“A Tale of Two Sisters” ended being a big hit upon release becoming the first Korean horror cross-over hit as well as the biggest Korean horror of all time. In his next couple of films, Kim-Jee Woon would move away from the horror genre, but he did return to the genre for the outstanding “I Saw the Devil.” A horror movie which would easily rank as one of the best of horrors of the last decade which made the decision on which of them to include incredibly difficult with this only winning out by the narrowest of margins.

Inevitably the movie got a US remake confusingly called “The Uninvited” (2009). I say confusingly as you may assume it is a remake of that other 2003 South Korean horror film actually called “The Uninvited” or for that matter any of the several other movies with that same title. Despite a reasonable cast including the likes of David Strathairn and Elizabeth Banks typically the Hollywood remake could not hold a candle to the original and received lukewarm reviews. Thankfully it has been largely forgotten while the original remains a stellar entry in the 21st Century horror canon.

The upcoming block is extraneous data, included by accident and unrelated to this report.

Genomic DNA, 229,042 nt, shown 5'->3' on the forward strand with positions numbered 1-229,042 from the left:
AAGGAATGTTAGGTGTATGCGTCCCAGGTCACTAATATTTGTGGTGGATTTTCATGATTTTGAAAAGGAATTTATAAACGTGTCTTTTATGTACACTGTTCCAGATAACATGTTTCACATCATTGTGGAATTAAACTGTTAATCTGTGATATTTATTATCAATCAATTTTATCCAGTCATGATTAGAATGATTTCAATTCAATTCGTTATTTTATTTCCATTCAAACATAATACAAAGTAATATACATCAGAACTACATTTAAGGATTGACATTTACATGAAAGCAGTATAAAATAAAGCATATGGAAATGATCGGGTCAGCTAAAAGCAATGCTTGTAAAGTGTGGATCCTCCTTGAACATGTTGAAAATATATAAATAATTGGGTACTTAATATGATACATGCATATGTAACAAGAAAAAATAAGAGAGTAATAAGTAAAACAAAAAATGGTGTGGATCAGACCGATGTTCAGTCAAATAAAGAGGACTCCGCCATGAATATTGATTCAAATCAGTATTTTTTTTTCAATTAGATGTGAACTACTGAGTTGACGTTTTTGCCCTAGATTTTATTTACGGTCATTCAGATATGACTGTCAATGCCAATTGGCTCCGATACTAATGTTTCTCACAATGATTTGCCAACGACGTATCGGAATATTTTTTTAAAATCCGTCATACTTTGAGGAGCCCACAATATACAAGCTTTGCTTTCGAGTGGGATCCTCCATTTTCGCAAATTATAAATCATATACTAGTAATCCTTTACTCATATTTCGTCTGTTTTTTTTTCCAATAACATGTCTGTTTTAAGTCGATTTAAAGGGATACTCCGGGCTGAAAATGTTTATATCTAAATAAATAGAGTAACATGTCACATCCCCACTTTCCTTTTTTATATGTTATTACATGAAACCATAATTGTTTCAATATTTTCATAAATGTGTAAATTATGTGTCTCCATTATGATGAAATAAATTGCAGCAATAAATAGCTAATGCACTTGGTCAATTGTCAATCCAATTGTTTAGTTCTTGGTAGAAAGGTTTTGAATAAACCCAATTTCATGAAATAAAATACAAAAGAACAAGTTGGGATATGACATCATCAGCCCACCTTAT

January 3, 2020

NHE’s Modern Horror Classics: Switchblade Romance (2003)

Switchblade Romance

“Switchblade Romance” is neither the debut feature by Alexandre Aja nor is it the first film to be labelled under the New French Extreme label (a term first derogatorily coined by Artforum critic Jonathan Quandt). However, it was key to the development of both Aja’s career and the New French Extreme. For Aja, it brought him to the attention of an international audience. Regarding the New French Extreme, the movie was one of the first (the first was Claire Denis’s “Trouble Every Day”) purely horror features in this body of films that was at this more associated with the art-house and spearheaded a revival of French horror which would go on to include the likes of “Sheitan”, “Ils”, “Frontier(s)”,  “À l'interieur”, “Martyrs” and “Calvaire” (which is generally put under the same banner despite being Belgian).